inches wide 89c per yard: Importers' price $1.75.
3 inches wide $1.50 per yard ; importers' price S3. .5.
ik ir.inii wide SI.25 Der yd: importers' price $3 25.
5 inches wide $1.50 per yd; importers' price $4.25
inches wide !
r yard; importers' price $4.75. L
J inches wide i.
I inches wide $3.'
Der vd: importe s' price $5.
5 per yd; importers' price $9.
McINTYRE, MAGUIRE & CO.
Crosby's Vitalized Phosphites,
THRRR4IN OEKVE POOD. Onretall
Used by all rnysicians. jjruuoistb uh b ulah, . ou -
33. 2t- JBFPOOTT,
ART WALL PAPER STORE,
I am now prepared to show a very nice line of Wall
ders to matcn. anyone ie m "y. v" , r , .
Decorative Painting, Paper Hanging, Graminsr, Gilding,
All Mrden exMuiea rvmpur,
All raer ecu r ,f Vk rllOM
Haying Increased our facilities for the manu
We are able to furnish without delay, made
to measure of the
BEST IMPORTED STOCK,
FRKSH FROM OCR OWN LOOMS
KNEE CAPS, ANKLETS,
FOB THE SUPPORT OF
Taricosc Veins, Swollen Limbs,
Weak Knees or Sprained
WE ALSO MAKE THE
SILK ELASTIC BELT
For the relief of Corpulency, and which is an
Abdominal Supporter, is the most comfort
able article of the kind ever offered.
Physicians and Druggists supplied with
any grade of the above goods at
E. Li. WASHBURN
84 CHURCH STREET,
61 CENTER STREET.
Kcw Haven, Conn. '
BENNETT & IIAXE,
TOBOGGANS, SUITS, &c.
A. Cr. SPlDLVlNfi dc BKOS.
Sportlne Goods of all Kinds.
BICYCLES, PARTS AND SUNDRIES.
112 OK A WOE ST., NEW HAYES) CT.
8. & J. M.
57, 59 & 61 ORAMEST.,
Have the finest Painted Bedroom Suite in the olt
New Parlor Ruits, Walnut Bedroom Suits.
The best Spring Bed for the money.
Splint, Rattan, Oane and Rush Seat Chain
gnat variety, as low aa can be bought.
.nlo frA loVir. av riav wir.Vt papa
PIVIlipUjr nbAU17U a.n. v. j i - .
Bodies prosarvod without ice in the best manner.
Also Sole Apent for Washburn's Deodoring and
A new lot of Folding Chairs and Stools to rent for
narties or funerals. jy
F. A. CARLTON,
Plumbing, Steam and Gasfitting
Jobbing Promptly Attended To.
OFFICE 190 Oeorce, cor. Temple St.
STEAM HEATING BUILDING.
J0HX E. EARLE,
So. 868 Chapel Street,
New Haven, Conn
Gives h fcpersoaal attention to procuring
Patents for Inventors.
rwrTED STATES AND FOREIGN COUNTRIES
A practice of more than thirty years, and fre-
?uent visits so wo "-
amiliarity with every department of, and mode of
rjreceedlng at, me . ' i.y v ' w""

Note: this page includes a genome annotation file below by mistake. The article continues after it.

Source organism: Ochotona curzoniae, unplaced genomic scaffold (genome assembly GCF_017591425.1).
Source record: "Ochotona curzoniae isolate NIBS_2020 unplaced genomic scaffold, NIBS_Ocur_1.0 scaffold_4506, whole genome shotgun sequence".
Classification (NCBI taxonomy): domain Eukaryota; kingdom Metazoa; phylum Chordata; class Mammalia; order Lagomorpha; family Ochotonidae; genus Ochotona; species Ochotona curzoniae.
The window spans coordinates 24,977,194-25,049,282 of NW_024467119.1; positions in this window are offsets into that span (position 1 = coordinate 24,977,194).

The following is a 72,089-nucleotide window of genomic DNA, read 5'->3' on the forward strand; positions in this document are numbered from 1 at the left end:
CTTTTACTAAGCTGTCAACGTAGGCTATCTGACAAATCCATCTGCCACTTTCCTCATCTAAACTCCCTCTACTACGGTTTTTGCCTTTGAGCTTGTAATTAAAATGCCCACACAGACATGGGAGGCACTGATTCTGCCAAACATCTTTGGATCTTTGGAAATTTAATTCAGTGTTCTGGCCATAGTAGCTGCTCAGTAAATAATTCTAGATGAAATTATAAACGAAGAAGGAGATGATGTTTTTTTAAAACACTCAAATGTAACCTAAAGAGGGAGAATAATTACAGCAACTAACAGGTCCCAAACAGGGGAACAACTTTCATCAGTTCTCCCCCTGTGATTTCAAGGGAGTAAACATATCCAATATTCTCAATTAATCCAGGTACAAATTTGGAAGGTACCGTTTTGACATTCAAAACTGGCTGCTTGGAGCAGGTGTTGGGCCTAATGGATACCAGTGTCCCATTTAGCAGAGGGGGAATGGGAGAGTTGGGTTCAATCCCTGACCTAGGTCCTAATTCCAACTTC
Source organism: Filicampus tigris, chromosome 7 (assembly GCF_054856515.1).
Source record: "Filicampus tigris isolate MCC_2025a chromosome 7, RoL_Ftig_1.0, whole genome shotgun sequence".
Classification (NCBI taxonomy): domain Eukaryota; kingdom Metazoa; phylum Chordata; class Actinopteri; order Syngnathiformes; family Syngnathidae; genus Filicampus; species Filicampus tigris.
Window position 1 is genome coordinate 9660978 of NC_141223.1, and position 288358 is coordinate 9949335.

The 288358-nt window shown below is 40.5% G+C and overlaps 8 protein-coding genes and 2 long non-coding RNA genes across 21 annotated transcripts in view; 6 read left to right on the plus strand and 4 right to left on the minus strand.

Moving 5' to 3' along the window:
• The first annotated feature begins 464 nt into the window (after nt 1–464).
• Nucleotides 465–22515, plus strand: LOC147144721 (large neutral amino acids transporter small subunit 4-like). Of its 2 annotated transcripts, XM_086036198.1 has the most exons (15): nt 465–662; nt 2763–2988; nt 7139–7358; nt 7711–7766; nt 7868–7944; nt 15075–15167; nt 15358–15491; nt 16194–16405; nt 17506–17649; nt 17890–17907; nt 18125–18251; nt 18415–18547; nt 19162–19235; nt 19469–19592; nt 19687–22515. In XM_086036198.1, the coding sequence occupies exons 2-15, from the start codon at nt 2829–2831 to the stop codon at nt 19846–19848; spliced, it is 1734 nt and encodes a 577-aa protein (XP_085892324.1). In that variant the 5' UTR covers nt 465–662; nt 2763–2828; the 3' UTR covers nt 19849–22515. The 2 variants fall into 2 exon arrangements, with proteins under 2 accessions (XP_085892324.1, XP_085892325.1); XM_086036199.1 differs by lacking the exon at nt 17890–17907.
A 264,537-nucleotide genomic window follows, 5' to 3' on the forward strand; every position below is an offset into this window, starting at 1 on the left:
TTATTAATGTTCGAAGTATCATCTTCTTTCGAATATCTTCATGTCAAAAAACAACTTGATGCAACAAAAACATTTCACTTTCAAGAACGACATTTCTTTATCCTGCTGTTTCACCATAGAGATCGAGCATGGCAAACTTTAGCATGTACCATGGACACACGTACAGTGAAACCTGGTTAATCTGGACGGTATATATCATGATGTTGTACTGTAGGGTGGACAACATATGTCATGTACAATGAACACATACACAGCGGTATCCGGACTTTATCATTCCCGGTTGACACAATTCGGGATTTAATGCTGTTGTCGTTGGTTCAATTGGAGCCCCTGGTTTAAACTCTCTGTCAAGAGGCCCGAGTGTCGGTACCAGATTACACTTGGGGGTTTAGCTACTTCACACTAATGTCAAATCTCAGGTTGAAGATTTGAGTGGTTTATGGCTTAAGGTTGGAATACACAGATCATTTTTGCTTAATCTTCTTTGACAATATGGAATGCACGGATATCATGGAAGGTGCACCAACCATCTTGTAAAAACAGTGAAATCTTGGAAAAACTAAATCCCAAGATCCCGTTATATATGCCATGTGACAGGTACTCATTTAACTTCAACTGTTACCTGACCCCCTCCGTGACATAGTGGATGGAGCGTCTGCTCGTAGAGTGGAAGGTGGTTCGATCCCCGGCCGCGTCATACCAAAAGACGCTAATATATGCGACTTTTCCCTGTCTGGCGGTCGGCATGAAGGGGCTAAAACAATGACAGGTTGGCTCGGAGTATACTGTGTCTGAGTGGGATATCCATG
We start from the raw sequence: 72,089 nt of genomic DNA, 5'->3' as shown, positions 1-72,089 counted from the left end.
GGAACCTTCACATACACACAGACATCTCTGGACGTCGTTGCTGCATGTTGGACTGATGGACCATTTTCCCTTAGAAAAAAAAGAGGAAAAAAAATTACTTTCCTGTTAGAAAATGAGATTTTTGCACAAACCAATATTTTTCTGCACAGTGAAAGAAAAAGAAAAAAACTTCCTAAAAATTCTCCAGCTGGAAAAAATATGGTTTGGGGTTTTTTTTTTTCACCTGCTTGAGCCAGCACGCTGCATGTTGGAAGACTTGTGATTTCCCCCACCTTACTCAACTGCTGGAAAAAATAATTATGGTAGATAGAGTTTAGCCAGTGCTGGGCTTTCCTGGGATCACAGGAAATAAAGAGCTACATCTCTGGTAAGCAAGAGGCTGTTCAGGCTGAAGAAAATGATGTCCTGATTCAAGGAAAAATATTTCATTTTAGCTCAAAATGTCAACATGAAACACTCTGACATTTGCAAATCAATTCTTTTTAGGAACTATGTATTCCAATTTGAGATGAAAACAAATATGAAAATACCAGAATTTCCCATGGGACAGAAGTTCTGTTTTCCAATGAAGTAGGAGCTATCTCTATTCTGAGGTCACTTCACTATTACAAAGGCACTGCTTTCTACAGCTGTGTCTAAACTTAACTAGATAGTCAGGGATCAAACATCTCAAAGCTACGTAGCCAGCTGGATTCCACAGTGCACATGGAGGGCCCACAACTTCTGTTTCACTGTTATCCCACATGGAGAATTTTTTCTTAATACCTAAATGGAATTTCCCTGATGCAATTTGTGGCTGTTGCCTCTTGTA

with the fact that he now visits wasningtonsemi-
mnnthlv to (rive M personal anenuon totneinter
"l?? i(rnf warrants him In the assertion that
bo office in this oountry is able to offer the nam
facilities to Inventers in securing their inventions
by letter Patent and particularly to those whose
armlicatlons have been rejected an examination ot
wliich ke will make free of charge.
. . m.r1a sat TA.LMlt OfflOB. at a BTllAvil GharCTA.
Ri& faoilitiefl for procuring Patonia in Foreign
Countries are uneouaJed.
itafers to more tnan one thousand clients for whom
he ha procurwu ww- i
'Explodes Rats, Mice, Weasel, Wood
chuck. Skunk, Roaches, Bed Bugr, Wa
ter Burs, Potato Bugs. Flies, Insects
Vermin, etc. It baa no eonal.
Grand results surely follow its use. It drives out
.mi Mice: tbev do not die on the premises.
nine trial will convince you of its merits. 15 and
Sold bv aU druggists in this city. WELLS &
CALHOUN, Wholesale Druggists, 815 State street.
Bole Wholesale . sew to
l - - Ta. Tr-t Tunnvrr ATM RftTiVrnnf. Sfcno.V
nd fMlare. alsoOriental Flonncinga. Bead
. -w r":" -Fionnein. Bead!
hv a well known Boston house, amounting- to
the could handle. Fortunate for the New
purchase at same
price they paid for it.
K.r n, mJnnters.' feeling assured
4 inches wide $2.50 per yd; importers' price $8.
Beal Duchcss and Point Collars,
Scarfs and Fichus.
Real Duchess Scarfs $2 each; importers' price $5.75.
Beal Duchess Scarfs 1 2 each; importers' price $6.
Real Duchess Scarfs $2.59 each; imp. price $7.75.
Real Duchess Scarfs $2.75 each: Importers' price $9
Real Duchess Scrfs S3 each; importers' price $9.50
Real Duchess Scarfs $1 75 each; imp. price $11 .